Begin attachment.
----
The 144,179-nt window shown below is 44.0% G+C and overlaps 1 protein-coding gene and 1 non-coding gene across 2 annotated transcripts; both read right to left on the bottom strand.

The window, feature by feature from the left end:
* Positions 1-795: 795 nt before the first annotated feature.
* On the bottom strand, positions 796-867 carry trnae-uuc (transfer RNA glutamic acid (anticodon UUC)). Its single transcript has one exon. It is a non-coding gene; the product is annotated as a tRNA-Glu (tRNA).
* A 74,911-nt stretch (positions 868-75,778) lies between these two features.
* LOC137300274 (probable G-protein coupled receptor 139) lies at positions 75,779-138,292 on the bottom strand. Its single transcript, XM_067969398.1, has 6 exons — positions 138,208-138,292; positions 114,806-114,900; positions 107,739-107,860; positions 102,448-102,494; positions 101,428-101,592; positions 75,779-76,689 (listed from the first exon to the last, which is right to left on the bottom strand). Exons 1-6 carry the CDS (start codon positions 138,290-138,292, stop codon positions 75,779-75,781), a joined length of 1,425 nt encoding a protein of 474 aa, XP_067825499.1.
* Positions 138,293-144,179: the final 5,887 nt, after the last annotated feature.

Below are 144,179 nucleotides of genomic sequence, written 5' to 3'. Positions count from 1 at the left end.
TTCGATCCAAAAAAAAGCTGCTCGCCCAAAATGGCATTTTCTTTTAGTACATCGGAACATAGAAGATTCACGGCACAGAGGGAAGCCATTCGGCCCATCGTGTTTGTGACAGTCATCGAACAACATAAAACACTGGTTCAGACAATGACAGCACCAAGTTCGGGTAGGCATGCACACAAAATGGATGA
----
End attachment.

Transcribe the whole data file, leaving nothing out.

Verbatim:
The 144,179-nt window shown below is 44.0% G+C and overlaps 1 protein-coding gene and 1 non-coding gene across 2 annotated transcripts; both read right to left on the bottom strand.

The window, feature by feature from the left end:
* Positions 1-795: 795 nt before the first annotated feature.
* On the bottom strand, positions 796-867 carry trnae-uuc (transfer RNA glutamic acid (anticodon UUC)). Its single transcript has one exon. It is a non-coding gene; the product is annotated as a tRNA-Glu (tRNA).
* A 74,911-nt stretch (positions 868-75,778) lies between these two features.
* LOC137300274 (probable G-protein coupled receptor 139) lies at positions 75,779-138,292 on the bottom strand. Its single transcript, XM_067969398.1, has 6 exons — positions 138,208-138,292; positions 114,806-114,900; positions 107,739-107,860; positions 102,448-102,494; positions 101,428-101,592; positions 75,779-76,689 (listed from the first exon to the last, which is right to left on the bottom strand). Exons 1-6 carry the CDS (start codon positions 138,290-138,292, stop codon positions 75,779-75,781), a joined length of 1,425 nt encoding a protein of 474 aa, XP_067825499.1.
* Positions 138,293-144,179: the final 5,887 nt, after the last annotated feature.

Below are 144,179 nucleotides of genomic sequence, written 5' to 3'. Positions count from 1 at the left end.
TTCGATCCAAAAAAAAGCTGCTCGCCCAAAATGGCATTTTCTTTTAGTACATCGGAACATAGAAGATTCACGGCACAGAGGGAAGCCATTCGGCCCATCGTGTTTGTGACAGTCATCGAACAACATAAAACACTGGTTCAGACAATGACAGCACCAAGTTCGGGTAGGCATGCACACAAAATGGATGA